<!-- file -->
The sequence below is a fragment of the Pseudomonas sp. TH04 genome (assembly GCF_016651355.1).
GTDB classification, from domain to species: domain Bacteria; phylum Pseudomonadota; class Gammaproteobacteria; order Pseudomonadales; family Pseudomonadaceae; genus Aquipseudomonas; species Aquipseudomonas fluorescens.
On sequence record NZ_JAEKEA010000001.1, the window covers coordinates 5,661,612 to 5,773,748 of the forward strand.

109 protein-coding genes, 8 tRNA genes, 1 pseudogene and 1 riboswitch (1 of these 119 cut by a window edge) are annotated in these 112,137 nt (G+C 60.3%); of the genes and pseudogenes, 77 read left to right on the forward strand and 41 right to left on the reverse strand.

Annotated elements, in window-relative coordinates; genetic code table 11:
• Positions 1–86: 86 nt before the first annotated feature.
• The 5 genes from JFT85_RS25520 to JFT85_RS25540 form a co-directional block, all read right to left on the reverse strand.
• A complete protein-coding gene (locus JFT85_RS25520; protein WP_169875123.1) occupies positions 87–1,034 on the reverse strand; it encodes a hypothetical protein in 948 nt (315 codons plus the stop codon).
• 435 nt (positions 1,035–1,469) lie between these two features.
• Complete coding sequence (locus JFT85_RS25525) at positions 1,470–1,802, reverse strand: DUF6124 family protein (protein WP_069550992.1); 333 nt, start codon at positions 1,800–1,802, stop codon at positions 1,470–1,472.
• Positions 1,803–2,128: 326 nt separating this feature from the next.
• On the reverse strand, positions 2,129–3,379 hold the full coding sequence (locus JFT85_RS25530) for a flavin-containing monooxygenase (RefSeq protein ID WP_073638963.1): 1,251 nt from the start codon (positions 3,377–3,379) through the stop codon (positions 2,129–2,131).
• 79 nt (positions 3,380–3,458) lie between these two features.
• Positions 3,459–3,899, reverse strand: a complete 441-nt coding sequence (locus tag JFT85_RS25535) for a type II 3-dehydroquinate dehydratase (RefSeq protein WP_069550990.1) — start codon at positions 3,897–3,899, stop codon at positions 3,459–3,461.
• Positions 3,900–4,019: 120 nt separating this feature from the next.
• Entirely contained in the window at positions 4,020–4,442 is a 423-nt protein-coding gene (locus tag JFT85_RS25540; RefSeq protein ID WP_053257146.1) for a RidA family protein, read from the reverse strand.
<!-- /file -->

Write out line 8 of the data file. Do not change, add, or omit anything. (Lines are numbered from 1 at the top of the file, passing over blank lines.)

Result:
• A complete protein-coding gene (locus JFT85_RS25520; protein WP_169875123.1) occupies positions 87–1,034 on the reverse strand; it encodes a hypothetical protein in 948 nt (315 codons plus the stop codon).